Arizona Road Cyclist News

February 2, 2011

News for those who ride Arizona's streets and roads
Editor, Jack Quinn

Arizona Road Cyclist News is normally published every other Wednesday and is available to anyone who wishes to read it free of charge. To sign up for an E-mail notifying you when each edition is available to read online or to modify or cancel your current subscription, click here. All E-mail addresses are kept on a secure server and are not shared with anyone. Should you later cancel that E-mail subscription; your information will be completely deleted.

When I wrote the first issue of Arizona Road Cyclist News, it went out by E-mail to about a dozen subscribers. Today, over 380 people subscribe to the E-mail notification that I send out when the newsletter is online. Now, if I could only figure out a way of turning that into income. J

In this issue:
     Cyclist Stop Sign Bill Progresses Through Legislature
     Cyclists Make the TV News
     Bicycle Safety Classes
     Valley of the Sun Stage Race – February 11 to 13
     PCCC’s Weekly Crits – February, March, and April
     Tucson Weekly Crits – February 23 through March 9
     Two Criteriums This Weekend – Phoenix Area
     GABA’s Picacho Century Ride – February 6
     Vulture Mine Time Trial – February 27
     ASU & UofA Crits
     Not Your Mom Tucson Tour – February 18 to 21
     ABC’s Wickenburg Overnight – February 26 & 27
     Tour de Cure – March 12
     GABA’s Sierra Vista Bicycle Classic – March 13
     PMBC’s Mining Country Challenge – March 19
     Bike MS Arizona – March 26 & 27
     Alta Alpina Challenge – June 11
     ABC Granada Chapter February Ride Destinations
     About Arizona Road Cyclist News

 Cyclist Stop Sign Bill Progresses Through Legislature

HB2130, the bill that would permit cyclists to treat stop signs as if they were yield signs, has undergone its first two readings in the House and has been assigned to the following House committees for further action: Transportation, Maps, and Rules. You may remember that last year a similar bill did not make it past the committee stage when Republican legislators voted unanimously to kill it. To follow the bill's progress through the Arizona Legislature, click here.


Cyclists Make the TV News

Arizona cyclists were featured at least twice in newscasts in recent weeks. When cyclists returned to the United Blood Services' parking lot on East Oak Street in Phoenix after riding the Tour de Hero, a news team from KPHO Channel 5 was there to interview them in time to make the Saturday early evening newscast. I searched for a link to the coverage on Channel 5's Website without success, but I may have missed it.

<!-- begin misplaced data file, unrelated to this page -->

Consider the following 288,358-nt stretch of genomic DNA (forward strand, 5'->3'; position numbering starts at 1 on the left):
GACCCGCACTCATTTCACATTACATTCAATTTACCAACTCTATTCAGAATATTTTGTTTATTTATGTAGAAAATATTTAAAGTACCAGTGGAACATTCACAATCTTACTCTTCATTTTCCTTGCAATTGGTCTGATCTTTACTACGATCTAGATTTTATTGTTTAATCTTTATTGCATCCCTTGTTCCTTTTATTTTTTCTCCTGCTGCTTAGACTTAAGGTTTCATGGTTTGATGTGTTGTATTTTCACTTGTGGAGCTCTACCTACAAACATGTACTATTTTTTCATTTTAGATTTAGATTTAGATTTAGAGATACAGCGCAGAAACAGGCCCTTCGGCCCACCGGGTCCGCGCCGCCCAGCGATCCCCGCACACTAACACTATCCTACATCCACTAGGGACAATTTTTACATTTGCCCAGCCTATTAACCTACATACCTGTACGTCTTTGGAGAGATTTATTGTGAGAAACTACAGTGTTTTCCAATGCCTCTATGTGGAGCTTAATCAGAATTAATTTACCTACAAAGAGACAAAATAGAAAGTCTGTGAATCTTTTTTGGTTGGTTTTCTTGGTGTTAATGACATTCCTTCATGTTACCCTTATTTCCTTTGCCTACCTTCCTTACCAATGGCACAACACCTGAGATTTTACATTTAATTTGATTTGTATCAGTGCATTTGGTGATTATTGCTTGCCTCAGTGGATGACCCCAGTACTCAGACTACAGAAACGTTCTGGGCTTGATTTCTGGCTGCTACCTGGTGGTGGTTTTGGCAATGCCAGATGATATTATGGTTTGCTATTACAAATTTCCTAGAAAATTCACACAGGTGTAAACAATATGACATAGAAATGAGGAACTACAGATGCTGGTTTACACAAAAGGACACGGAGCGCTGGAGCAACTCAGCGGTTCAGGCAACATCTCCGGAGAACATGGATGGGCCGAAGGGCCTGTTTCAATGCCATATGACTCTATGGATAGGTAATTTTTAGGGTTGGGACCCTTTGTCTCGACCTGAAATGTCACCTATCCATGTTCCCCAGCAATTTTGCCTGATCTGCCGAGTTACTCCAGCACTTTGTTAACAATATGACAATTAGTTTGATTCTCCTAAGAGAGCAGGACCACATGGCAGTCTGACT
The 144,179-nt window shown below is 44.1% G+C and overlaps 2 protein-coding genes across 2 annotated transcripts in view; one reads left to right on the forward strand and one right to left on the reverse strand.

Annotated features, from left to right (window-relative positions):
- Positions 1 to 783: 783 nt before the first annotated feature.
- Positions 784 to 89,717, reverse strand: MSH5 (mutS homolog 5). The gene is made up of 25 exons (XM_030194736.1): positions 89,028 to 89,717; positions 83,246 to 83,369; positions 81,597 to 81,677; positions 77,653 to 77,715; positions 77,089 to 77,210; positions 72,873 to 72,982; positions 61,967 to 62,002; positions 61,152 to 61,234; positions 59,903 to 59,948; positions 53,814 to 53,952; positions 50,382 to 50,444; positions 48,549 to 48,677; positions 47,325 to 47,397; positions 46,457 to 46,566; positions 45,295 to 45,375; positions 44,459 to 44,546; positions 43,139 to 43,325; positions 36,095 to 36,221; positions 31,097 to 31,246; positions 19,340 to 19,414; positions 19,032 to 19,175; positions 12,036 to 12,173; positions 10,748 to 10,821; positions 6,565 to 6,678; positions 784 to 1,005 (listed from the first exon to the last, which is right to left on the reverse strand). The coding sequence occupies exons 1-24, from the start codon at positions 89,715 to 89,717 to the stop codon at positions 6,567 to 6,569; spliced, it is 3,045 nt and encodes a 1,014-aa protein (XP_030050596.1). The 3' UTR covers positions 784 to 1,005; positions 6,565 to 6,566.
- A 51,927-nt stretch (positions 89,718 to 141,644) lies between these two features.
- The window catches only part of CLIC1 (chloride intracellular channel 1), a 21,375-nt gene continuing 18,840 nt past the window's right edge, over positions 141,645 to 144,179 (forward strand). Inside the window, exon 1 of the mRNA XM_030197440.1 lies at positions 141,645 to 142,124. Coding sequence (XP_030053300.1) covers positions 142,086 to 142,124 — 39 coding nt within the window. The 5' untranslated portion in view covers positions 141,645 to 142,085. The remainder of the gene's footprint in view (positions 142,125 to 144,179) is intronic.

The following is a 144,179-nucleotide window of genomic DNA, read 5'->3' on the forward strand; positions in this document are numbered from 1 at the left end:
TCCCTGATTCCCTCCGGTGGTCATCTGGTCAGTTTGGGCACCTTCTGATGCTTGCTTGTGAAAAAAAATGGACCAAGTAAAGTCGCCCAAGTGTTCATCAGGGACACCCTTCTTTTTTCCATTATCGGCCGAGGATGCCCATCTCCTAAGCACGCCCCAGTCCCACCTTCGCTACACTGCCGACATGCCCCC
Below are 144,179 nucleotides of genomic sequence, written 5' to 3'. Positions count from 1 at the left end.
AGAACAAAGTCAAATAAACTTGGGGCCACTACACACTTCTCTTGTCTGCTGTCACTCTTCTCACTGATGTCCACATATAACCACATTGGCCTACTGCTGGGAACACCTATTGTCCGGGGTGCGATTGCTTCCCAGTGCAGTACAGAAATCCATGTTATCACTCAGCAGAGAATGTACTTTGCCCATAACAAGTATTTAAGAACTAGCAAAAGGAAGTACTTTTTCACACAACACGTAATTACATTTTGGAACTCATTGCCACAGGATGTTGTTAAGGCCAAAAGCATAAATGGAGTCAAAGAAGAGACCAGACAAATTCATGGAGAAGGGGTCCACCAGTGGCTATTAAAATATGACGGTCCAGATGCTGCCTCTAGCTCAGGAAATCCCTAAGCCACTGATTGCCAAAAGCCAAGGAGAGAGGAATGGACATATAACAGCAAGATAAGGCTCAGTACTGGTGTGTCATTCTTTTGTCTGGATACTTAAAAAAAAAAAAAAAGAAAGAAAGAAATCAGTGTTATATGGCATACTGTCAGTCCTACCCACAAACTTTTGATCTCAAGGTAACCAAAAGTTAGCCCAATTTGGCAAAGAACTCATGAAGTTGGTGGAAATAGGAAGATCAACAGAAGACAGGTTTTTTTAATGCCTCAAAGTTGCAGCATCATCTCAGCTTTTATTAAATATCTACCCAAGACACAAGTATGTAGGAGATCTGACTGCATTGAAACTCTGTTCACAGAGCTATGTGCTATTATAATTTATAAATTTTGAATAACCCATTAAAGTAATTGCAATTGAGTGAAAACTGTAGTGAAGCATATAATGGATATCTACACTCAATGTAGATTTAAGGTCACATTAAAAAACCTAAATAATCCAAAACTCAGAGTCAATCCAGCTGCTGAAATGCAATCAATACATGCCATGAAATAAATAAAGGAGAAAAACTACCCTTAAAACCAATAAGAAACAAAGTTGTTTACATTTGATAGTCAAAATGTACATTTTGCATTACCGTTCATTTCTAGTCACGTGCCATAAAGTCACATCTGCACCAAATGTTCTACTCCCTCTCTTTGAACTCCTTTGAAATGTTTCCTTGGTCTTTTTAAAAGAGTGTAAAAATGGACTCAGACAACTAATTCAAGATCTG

In Tucson, Sheila Foraker, a cyclist, an employee of the Perimeter Bicycling Association of America, a cycling instructor, and a member of the board of the Coalition of Arizona Bicyclists, was recently interviewed on Tucson's KGUN-TV. You can view the interview during the next few weeks by clicking here.

 Bicycle Safety Classes

Do you or does someone you know feel insecure cycling in traffic? Do you know what do do if you get a flat tire? Can you do the basic maintenance necessary to keep your bike on the road? Perhaps you are a confident cyclist but your significant other refuses to ride with you, because he or she feels insecure riding in traffic. Maybe you have a colleague in the office who would cycle to work except that he or she thinks that it is too dangerous. Well, there is a solution. Classes offered in both the Phoenix and Tucson areas can impart the necessary traffic and bicycle-maintenance skills to turn the most bike-skittish into confident cyclists, and the best part is that the theoretical part of the course can be completed online.

Step 1 is to go to the Traffic Skills 101 Website at, register, and complete the theoretical part of the League of American Bicyclists (LAB) course, which can be done in four sessions designed to last approximately one hour each. The second step is to attend a local seminar for on-the-bike training. In the Phoenix area, seminars are conducted by the Coalition of Arizona Bicyclists. The next seminar is scheduled for February 12 at Global Bikes, 835 North Gilbert Road #111, in Gilbert, Arizona. The seminar starts at noon, or attendees can arrive at 11 a.m. to join the group for a pre-seminar lunch. The cost of the seminar is $25, but those who complete it receive a $25 gift certificate from REI. Here is a link to the Coalition of Arizona Bicyclists Website:

Pima County calls its version of the seminars Trasportation Skills 101, and it also offers some more advanced seminars including one specifically on bicycle commuting. The seminars are sponsored by both Pima County and the City of Tucson and do not cost a cent. In fact, those who successfully complete the seminar receive free bicycle-safety products, which are usually items such as lights and reflective tape. Here is the link to the Website:

 Valley of the Sun Stage Race – February 11 to 13

The nineteenth annual John Earley Memorial Valley of the Sun Stage Race, known to most local bike racers simply as VOS, will be held the weekend of February 11 through February 13 at various locations in the Phoenix area. This is one of the premier events on the Arizona racing calendar, with a prize list of $10,000 in cash. Because it is held at a time when the weather is miserable in much of the United States, this race draws riders from all over the country and even from abroad.

As the race’s name implies, the race honors the late John Earley, who joined the White Mountain Road Club soon after it was formed and raced as a veteran in Arizona. John passed away from natural causes, and as he was a friend of mine who was often my main competition in races but with whom I drank beer after almost every race was finished, I am glad that there is a race in his honor.

There are three stages to this race. On Friday the 11th, the race kicks off with a 14.2-mile time trial in Buckeye starting at 7 a.m. Saturday’s event is a road race held on a 16.43-mile loop south of Phoenix near exit 185 of Interstate 10. The race finishes on Sunday with a criterium on a closed one-mile course at the State Capitol just west of downtown Phoenix. The criterium is a must-see spectator event.